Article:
The Eighteenth Annual Canadian IT Law Association Conference
The Eighteenth Annual Canadian IT Law Association Conference is taking place in Montreal, on October 20 and 21st 2014. I will be moderating a panel on Cybersecurity: Mitigating Business Risk on the 20th, 4:00 to 5:30pm. Speakers on the panel include Russell Cohen, Orrick, Herrington & Sutcliffe LLP (San Francisco), Dr. Avner Levin, Director, Privacy & Cybercrime […] Read more
Female Judge Victim of Revenge Porn
There was an article today about a Canadian woman judge who stands to lose her job because her husband shared naked photos of her online without her knowledge or permission. A complaint against her argued that the photos could be seen as inherently contrary to the image and concept of integrity of the judiciary… Sexually explicit […] Read more
Supreme Court of Canada rules on the issue of “credit charges” pursuant to the Consumer Protection Act
The Supreme Court of Canada (SCC) has recently ruled on the issue of “credit charges” pursuant to the Consumer Protection Act and the issuance of punitive damages in Bank of Montreal v. Marcotte, as well as the two companion cases, Marcotte v. Fédération des caisses Desjardins du Québec, and Amex Bank of Canada v. Adams. In […] Read more
The growing problem of identity theft and mandatory breach notification
Last spring I was invited to testify and present with Dr. Avner Levin before the Standing Committee on Access to Information, Privacy and Ethics, House of Commons, in the context of their study conducted on the “Growing Problem of Identity Theft and its Economic Impact“. I discussed why there are no real incentives for Canadian businesses to […] Read more
Officers wearing body cameras: the beginning of a surveillance state?
I came across an article today about Toronto police officers which will soon begin to wear body cameras as part of a pilot project in December. This project is launched in response to the growing number of accusations of citizens claiming that police officers use excessive force or acted inappropriately with them. Given that citizens […] Read more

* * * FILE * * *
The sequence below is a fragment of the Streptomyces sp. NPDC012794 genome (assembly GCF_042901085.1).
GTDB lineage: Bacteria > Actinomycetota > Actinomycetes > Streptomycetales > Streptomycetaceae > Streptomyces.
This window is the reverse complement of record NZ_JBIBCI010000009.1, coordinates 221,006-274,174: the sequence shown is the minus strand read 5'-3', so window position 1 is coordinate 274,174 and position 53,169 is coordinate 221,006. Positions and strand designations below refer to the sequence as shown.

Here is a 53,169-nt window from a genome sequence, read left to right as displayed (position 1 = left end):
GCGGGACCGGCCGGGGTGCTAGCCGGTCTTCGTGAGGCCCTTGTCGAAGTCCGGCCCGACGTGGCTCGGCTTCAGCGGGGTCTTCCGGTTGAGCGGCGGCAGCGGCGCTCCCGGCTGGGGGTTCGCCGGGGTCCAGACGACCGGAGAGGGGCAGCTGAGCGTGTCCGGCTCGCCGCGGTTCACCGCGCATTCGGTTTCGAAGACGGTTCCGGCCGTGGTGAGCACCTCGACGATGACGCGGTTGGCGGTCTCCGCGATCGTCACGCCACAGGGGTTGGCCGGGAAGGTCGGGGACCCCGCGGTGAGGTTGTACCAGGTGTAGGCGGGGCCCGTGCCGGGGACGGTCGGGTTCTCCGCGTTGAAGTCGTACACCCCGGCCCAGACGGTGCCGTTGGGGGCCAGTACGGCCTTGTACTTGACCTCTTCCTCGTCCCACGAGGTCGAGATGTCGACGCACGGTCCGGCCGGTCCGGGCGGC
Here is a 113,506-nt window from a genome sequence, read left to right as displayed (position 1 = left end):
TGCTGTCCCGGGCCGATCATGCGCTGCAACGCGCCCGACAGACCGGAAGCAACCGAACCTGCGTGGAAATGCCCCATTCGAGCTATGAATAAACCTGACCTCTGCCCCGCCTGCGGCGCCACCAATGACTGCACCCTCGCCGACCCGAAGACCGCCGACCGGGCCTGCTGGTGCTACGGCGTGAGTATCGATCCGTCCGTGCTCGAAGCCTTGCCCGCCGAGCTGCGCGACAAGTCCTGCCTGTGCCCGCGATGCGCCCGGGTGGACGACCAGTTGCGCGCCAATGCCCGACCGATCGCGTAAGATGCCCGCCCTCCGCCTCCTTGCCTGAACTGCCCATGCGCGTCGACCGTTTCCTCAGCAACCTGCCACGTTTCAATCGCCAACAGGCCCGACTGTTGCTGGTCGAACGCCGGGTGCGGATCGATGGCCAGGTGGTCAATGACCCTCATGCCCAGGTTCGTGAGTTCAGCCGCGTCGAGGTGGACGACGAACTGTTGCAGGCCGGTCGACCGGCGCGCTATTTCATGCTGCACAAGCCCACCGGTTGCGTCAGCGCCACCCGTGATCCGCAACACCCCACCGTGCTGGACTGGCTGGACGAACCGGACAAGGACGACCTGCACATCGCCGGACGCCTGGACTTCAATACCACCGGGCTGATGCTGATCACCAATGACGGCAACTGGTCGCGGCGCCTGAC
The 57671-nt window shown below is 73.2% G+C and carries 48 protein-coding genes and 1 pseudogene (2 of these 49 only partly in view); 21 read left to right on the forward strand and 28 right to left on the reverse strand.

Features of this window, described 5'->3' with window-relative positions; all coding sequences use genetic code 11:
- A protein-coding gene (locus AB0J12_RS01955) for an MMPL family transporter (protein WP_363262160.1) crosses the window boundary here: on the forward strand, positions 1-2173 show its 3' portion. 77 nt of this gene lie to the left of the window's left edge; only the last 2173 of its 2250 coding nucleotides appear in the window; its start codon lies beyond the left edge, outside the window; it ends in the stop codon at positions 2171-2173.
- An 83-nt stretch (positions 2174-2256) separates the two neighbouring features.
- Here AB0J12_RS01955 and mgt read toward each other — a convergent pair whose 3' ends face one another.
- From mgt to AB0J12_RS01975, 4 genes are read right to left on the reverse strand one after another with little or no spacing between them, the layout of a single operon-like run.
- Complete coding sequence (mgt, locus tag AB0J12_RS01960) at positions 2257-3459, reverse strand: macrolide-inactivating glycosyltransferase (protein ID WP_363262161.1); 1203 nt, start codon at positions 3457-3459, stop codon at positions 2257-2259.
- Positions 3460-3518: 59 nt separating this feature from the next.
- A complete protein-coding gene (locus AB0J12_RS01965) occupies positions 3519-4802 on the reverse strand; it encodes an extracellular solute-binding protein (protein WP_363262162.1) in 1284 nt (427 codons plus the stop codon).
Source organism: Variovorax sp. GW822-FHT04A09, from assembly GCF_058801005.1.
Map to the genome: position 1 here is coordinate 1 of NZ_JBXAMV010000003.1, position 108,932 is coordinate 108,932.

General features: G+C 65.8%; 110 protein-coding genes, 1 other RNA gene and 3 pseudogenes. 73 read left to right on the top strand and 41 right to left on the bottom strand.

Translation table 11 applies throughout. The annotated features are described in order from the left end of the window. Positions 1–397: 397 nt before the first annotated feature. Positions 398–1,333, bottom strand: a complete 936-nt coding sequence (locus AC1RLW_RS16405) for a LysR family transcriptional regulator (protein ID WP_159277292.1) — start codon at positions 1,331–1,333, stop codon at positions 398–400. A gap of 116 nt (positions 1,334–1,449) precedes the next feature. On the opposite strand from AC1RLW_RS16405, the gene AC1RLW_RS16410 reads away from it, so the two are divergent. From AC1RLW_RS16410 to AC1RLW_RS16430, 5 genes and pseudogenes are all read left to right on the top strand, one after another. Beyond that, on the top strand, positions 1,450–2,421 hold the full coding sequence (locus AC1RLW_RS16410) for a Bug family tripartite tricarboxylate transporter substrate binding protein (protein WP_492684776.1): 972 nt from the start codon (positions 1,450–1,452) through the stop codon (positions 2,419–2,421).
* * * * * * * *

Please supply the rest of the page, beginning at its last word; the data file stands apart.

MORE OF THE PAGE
Should Facebook access your health information?
A recent article reports that Facebook is considering its first steps into the field of health care: it is exploring creating online support communities that would connect Facebook users suffering from various diseases or chronic ailments. Facebook would also be exploring new “preventative care” apps that would help users improve their lifestyles. Interesting benefits One one hand, without any doubt, there could […] Read more
SaskTel also releases its transparency report
In response to concerns about widespread Internet surveillance by police and law enforcement agencies, many Canadian telcos have been releasing their transparency reports for 2013. Rogers released its report earlier this year and Telus issued its 2013 transparency report a few weeks ago. It is now for SaskTel to release its transparency report. The SaskTel report confirms that in 2013, SaskTel […] Read more
Facebook user mood experiment: unethical and also illegal?
Last summer, it was revealed that Facebook had manipulated its users’ feeds to run a psychological experiment. A report titled “Experimental evidence of massive-scale emotional contagion through social networks” was published, which disclosed that in 2012, Facebook manipulated the news feeds of 689,003 users to see if the emotion they picked up through the content on […] Read more
A picture is worth a thousand words
A Court decision was rendered in Quebec city earlier this week, granting damages to a woman wearing a niqab and her husband under the right to one’s image. The facts are as follows: the editor of a magazine about immigrants in Quebec city took a picture of a woman wearing a niqab in a flea market and used it to […] Read more